In 2016, remittances to developing countries had dipped 2.4 per cent year-on-year – a second consecutive year of decline, which was a trend not seen in three decades. But according to the World Bank’s latest Migration and Development Brief, last year saw a stronger-than-expected recovery in remittances, driven by growth in Europe, Russia and the US.
Global remittances, including flows to high-income countries, grew 7 per cent to $613 billion in 2017, while officially recorded remittances to low-and middle-income countries jumped up 8.5 per cent to reach $466 billion. The rebound was also helped by higher oil prices and a strengthening of the Euro and the Ruble, added the report.
But dip or no dip, the Indian diaspora tops the charts when it comes to sending money home. Remittances to India picked up sharply by 9.9 per cent in 2017 to reach about $69 billion, reversing the previous year’s dip. In fact, India, the world’s largest remittance recipient, had led the decline with remittance inflows amounting to $62.7 billion in 2016, a decrease of 8.9 per cent over $68.9 billion in 2015. The bad news is that we are still short of the $70.4 billion received in 2014. The World Bank has previously noted that although remittances as a share of GDP was not particularly significant for India – averaging around 2 per cent – there were subnational variations in the impact of remittances. For Kerala, as it had pointed out, remittances were estimated at 36.3 per cent of the net state domestic product and contributed significantly to household consumption.
The South Asia region at large posted a moderate 5.8 per cent jump in remittances last year, amounting to $117 billion. “Robust growth in South Asia mainly reflects strengthening growth in India as the effects of temporary policy driven disruptions (demonetization and a new tax on goods and services) fade,” said the report. However, flows to Pakistan and Bangladesh were both largely flat in 2017, and Sri Lanka saw a small decline of less than 1 per cent. Meanwhile, the biggest rebound in remittances last year was seen in in Europe and Central Asia region (20.9 per cent).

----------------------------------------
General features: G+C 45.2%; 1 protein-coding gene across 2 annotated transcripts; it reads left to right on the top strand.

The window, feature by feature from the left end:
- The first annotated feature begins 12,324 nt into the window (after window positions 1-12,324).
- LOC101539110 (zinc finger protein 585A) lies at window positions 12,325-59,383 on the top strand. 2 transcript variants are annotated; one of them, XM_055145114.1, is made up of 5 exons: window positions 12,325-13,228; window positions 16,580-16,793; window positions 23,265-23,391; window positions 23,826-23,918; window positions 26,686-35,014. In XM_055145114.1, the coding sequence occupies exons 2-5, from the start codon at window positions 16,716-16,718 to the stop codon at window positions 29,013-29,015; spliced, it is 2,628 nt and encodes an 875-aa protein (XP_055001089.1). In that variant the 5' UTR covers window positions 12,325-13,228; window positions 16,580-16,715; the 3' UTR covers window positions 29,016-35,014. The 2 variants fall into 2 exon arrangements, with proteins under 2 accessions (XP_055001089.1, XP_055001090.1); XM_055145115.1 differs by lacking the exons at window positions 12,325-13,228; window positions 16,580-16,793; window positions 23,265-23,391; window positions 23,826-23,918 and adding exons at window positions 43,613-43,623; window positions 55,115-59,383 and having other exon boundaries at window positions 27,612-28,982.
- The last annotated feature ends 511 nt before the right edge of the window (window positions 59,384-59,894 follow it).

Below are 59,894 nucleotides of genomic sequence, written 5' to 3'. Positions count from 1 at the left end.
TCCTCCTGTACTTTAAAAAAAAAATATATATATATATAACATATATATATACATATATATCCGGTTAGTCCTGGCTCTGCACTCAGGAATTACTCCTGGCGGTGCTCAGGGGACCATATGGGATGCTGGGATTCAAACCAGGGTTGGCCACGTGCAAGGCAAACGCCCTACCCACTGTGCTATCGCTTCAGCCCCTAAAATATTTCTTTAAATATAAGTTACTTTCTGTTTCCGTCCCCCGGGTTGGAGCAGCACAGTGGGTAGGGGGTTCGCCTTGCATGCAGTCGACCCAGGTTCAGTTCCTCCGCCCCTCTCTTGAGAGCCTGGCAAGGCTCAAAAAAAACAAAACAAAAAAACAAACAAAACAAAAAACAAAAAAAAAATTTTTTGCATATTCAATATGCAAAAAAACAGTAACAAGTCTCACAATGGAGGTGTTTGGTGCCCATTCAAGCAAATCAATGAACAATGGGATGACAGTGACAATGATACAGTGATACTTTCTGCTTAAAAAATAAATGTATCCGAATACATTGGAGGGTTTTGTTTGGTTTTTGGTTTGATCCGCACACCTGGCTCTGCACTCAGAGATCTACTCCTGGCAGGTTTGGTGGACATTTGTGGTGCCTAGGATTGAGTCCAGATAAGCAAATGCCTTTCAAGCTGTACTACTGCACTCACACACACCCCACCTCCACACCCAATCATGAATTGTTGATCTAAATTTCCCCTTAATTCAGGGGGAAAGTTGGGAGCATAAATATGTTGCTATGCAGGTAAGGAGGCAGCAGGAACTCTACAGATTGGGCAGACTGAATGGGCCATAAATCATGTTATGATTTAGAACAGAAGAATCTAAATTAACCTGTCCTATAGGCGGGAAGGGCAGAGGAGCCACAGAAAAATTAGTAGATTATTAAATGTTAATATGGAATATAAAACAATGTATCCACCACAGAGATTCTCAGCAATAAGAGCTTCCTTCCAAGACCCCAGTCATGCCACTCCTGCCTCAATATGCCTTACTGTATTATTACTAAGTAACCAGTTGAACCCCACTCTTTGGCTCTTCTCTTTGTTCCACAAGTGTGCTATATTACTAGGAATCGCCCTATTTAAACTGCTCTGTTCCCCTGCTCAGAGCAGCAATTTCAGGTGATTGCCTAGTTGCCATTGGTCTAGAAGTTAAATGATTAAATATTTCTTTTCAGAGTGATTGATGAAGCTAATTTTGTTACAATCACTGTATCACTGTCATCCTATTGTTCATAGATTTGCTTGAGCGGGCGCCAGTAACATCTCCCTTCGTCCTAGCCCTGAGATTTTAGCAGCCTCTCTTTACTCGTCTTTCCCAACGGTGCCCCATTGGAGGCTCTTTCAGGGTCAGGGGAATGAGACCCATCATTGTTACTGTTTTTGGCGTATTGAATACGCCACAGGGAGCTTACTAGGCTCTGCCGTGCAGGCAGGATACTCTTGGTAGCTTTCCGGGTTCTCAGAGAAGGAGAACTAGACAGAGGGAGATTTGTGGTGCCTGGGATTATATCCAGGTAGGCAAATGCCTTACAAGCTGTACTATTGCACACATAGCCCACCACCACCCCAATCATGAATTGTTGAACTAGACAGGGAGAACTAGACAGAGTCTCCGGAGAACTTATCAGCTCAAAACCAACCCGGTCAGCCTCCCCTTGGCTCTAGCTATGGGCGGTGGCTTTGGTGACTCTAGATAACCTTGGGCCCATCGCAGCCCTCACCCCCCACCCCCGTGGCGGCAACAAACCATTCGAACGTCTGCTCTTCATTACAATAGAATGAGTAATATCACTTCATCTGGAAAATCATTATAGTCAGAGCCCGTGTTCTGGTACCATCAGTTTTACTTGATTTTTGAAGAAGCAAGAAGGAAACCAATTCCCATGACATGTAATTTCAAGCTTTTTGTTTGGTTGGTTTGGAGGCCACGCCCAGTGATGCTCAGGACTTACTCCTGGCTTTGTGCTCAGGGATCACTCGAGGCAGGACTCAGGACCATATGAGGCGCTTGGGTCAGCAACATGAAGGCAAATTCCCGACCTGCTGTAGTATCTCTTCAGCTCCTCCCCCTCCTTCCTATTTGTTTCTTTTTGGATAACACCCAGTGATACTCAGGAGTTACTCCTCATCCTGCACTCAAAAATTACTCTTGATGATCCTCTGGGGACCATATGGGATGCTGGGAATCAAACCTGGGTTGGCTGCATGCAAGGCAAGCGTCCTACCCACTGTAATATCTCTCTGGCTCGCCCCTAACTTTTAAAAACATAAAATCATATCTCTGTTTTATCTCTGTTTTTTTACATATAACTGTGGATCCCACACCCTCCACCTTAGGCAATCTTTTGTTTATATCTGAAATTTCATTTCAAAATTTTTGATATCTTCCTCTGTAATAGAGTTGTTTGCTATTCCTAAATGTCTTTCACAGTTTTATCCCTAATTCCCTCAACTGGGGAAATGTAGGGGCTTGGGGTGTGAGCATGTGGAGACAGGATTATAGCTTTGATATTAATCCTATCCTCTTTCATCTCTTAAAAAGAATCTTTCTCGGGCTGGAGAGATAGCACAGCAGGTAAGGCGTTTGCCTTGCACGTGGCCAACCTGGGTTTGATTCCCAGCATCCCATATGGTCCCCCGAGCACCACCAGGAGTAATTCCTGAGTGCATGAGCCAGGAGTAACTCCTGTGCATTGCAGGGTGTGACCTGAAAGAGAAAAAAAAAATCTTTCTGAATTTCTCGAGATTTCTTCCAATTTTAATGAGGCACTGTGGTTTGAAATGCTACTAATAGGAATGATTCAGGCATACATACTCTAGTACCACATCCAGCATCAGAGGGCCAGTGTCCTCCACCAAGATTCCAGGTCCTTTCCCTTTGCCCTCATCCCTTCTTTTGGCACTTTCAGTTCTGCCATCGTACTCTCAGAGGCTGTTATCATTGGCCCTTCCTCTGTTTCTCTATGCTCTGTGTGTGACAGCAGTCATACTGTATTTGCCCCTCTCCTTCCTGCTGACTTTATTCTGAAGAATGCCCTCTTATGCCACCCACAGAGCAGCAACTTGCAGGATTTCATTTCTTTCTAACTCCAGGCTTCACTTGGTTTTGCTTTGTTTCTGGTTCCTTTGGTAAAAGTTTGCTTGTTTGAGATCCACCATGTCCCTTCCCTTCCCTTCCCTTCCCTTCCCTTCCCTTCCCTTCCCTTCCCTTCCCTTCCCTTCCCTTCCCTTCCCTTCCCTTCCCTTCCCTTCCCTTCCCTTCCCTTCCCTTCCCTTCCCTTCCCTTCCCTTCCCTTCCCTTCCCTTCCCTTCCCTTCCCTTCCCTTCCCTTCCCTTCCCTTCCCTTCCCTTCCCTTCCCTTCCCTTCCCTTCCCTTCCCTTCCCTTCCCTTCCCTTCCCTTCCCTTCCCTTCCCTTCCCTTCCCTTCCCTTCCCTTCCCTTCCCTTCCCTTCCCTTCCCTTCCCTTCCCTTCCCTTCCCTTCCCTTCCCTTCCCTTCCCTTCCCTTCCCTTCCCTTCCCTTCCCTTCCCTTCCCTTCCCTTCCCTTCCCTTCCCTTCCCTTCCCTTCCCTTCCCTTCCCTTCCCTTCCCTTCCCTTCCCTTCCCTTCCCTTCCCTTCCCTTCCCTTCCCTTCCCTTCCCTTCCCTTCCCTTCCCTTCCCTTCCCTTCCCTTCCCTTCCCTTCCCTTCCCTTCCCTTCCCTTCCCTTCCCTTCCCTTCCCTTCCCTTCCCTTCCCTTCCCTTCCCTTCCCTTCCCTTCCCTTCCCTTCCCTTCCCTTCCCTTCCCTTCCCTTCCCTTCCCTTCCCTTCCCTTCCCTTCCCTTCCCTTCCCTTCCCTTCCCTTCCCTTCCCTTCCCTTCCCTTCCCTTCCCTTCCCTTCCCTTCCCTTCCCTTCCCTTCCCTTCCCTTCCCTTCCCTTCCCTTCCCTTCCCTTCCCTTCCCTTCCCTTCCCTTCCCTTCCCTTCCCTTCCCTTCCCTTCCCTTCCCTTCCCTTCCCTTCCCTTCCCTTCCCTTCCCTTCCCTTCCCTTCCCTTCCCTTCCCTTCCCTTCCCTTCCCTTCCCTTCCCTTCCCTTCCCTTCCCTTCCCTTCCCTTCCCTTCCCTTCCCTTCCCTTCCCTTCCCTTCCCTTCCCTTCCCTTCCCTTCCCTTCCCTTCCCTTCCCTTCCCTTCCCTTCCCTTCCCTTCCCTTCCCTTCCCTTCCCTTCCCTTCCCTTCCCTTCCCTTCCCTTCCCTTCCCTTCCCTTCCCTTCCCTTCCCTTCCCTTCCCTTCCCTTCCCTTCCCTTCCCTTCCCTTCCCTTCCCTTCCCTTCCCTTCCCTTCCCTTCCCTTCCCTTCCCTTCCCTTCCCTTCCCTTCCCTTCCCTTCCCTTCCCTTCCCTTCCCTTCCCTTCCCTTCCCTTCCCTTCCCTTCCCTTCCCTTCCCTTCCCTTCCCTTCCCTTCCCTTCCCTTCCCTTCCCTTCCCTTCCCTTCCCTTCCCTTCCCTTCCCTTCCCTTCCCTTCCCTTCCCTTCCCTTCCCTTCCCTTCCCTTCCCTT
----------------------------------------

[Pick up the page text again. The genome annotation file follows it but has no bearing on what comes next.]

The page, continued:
The other countries that ranked high in the Top 5 in receiving remittances are China ($64 billion), the Philippines ($33 billion), Mexico ($31 billion) and Nigeria ($22 billion). However, as a share of GDP for 2017, the top recipients were the smaller countries – the Kyrgyz Republic, Tonga, Tajikistan, Haiti and Nepal.
The projections for 2018 are broadly optimistic. The upsurge in remittances are expected to continue on the back of stronger economic conditions in advanced economies (particularly the US) and an increase in oil prices that should have a positive impact on the Gulf Cooperation Council nations – Saudi Arabia, Kuwait, the United Arab Emirates, Qatar, Bahrain and Oman. Remittances to the South Asia region are pegged to grow by 2.5 per cent to $120 billion. Global remittances are expected to post a better growth of 4.6 per cent to $642 billion in 2018.
“While remittances are growing, countries, institutions, and development agencies must continue to chip away at high costs of remitting so that families receive more of the money,” said Dilip Ratha, lead author of the Brief and head of Global Knowledge Partnership on Migration and Development (KNOMAD).
According to the World Bank, the global average cost of sending home $200 was 7.1 per cent in the first quarter of 2018, more than twice as high as the Sustainable Development Goal target of 3 per cent. South Asia had the lowest average remittance costs of any world region (at 5.2 percent) in the first quarter of 2018. On the other hand, sub-Saharan Africa remains the most expensive place to send money to, with an average cost of 9.4 per cent. The factors contributing to high costs include de-risking measures taken by commercial banks and exclusive partnerships between national post office systems and a single money transfer operator. The World Bank added that these factors constrain the introduction of technologies, such as mobile apps and the use of cryptocurrency and blockchain, in remittance services. “Eliminating exclusivity contracts to improve market competition and introducing more efficient technology are high-priority issues,” said Ratha.
The report significantly points out that despite the rebound in remittances, there are a few long-term risks. “In many remittance-source countries, anti-immigration sentiments are on the rise. Immigration policies are becoming stricter. Also, structural constraints, such as the de-risking behavior of international correspondent banks and increased regulatory burdens on money transfer operators, continue to hinder the growth of formal remittances,” it said.
With agency inputs